InterBase Quick Start: Part IV - Using Aggregate Functions

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SQL provides aggregate functions that calculate a single value from a group of values. A group of values is all the data in a particular column for a given set of rows. You can use aggregate functions in a SELECT clause or anywhere in a SELECT statement where you specify a value.

The following table lists the aggregate functions that InterBase supports:

Function What It Does

Returns the average value for a group of values.


Counts the number of values for a group of values.


Returns the minimum value in a group of values.


Returns the sumof numeric values in a group of values.

Image 025.jpgUsing Aggregate Functions

  1. Enter the following statement to find out how many different job codes are there in the Job table:
    SELECT COUNT(job_code)
    FROM   Job
  2. However, this is not what you want, because the query included duplicate job codes in the count. To count only the unique job codes, use the DISTINCT keyword as follows:
    FROM   Job

    You can see that there are 14 different job codes.

  3. Enter the following to retrieve the average budget of departments from the Department table:
    SELECT AVG(budget)
    FROM   Department

    The result is 648095.23.

  4. A single SELECT can retrieve multiple aggregate functions. Enter the following statement to retrieve the number of employees, the earliest hire date, and the total salary paid to all employees:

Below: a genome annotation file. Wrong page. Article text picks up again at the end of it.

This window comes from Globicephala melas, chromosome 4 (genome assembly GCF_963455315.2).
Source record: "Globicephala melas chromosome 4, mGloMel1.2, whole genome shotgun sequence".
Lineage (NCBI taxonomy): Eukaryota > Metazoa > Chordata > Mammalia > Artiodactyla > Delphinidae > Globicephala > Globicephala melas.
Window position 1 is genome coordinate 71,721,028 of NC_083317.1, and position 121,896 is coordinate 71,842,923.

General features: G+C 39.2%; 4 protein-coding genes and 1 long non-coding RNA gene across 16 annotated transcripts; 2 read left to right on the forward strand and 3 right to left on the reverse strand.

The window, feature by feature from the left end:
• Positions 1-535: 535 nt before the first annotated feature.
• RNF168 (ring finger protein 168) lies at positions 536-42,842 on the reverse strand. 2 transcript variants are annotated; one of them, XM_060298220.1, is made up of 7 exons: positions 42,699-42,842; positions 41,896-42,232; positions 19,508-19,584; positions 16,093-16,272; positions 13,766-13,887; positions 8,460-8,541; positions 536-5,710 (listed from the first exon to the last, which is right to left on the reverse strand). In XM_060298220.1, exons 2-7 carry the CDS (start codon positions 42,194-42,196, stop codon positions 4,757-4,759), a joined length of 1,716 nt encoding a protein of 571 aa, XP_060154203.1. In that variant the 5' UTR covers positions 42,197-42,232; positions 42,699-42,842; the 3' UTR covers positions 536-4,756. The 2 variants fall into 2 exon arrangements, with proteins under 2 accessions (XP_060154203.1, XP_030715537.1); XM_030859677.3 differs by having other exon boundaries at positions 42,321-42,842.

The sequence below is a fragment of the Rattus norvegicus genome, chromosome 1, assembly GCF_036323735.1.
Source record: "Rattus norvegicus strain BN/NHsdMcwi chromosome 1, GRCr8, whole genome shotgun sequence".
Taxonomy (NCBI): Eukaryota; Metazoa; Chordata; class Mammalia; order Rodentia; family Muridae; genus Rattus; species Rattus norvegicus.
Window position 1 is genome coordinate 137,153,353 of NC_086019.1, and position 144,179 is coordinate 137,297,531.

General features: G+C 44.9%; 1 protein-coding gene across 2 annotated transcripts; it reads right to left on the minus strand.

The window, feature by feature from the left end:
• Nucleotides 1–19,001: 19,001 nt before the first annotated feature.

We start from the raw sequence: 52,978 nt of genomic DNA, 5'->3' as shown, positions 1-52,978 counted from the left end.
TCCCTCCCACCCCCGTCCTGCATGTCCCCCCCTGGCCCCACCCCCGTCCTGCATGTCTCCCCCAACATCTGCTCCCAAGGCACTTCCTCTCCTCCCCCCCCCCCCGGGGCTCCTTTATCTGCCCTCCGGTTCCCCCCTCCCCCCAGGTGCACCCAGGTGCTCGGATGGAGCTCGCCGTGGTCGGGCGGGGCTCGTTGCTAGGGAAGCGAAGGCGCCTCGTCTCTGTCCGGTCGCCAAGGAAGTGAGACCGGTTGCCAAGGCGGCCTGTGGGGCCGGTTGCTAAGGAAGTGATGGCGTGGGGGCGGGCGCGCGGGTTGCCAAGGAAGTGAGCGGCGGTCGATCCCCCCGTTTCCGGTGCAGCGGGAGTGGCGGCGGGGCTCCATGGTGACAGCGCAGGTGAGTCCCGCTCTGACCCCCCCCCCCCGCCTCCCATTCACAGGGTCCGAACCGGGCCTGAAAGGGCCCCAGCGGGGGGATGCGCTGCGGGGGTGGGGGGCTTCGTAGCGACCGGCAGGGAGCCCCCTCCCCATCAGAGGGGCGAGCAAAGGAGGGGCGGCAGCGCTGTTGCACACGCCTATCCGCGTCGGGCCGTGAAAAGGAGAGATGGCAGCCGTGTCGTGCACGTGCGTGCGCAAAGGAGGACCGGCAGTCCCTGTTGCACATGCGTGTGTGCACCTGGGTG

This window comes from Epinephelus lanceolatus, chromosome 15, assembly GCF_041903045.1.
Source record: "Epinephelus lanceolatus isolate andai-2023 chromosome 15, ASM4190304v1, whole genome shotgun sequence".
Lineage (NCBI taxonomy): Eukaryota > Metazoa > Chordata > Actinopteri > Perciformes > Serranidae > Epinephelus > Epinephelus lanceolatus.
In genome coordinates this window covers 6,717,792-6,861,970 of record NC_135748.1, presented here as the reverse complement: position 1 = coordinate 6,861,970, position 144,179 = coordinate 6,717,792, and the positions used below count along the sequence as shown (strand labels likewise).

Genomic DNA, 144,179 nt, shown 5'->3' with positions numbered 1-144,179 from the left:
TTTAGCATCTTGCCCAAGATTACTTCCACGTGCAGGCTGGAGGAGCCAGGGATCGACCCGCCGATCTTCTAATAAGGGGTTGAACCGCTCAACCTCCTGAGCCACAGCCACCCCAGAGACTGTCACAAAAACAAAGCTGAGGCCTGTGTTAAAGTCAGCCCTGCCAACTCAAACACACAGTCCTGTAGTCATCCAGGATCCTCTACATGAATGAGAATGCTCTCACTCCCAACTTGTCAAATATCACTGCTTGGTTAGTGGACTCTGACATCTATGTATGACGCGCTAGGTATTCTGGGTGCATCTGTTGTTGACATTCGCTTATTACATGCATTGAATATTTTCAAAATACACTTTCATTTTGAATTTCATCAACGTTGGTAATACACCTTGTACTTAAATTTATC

SELECT COUNT(emp_no),
    FROM   Employee

Image 025.jpgAggregate Functions and NULL Values

If a value involved in an aggregate calculation is NULL or unknown, the function ignores the entire row to avoid wrong results. For example, when calculating an average over fifty rows, if ten rows contain a NULL value, then the average is taken over forty values, not fifty. To confirm that aggregate functions ignore NULL rows, perform the following test:

  1. Retreive all the rows in the Department table:
    SELECT dept_no,
    FROM   Department

    There are 21 rows, and four of them have NULL values in the mngr_no column.

  2. Now count the rows in the mngr_no column:
    SELECT COUNT(mngr_no)
    FROM   Department

    The result is 17, not 21. COUNT does not count the rows with NULL value.

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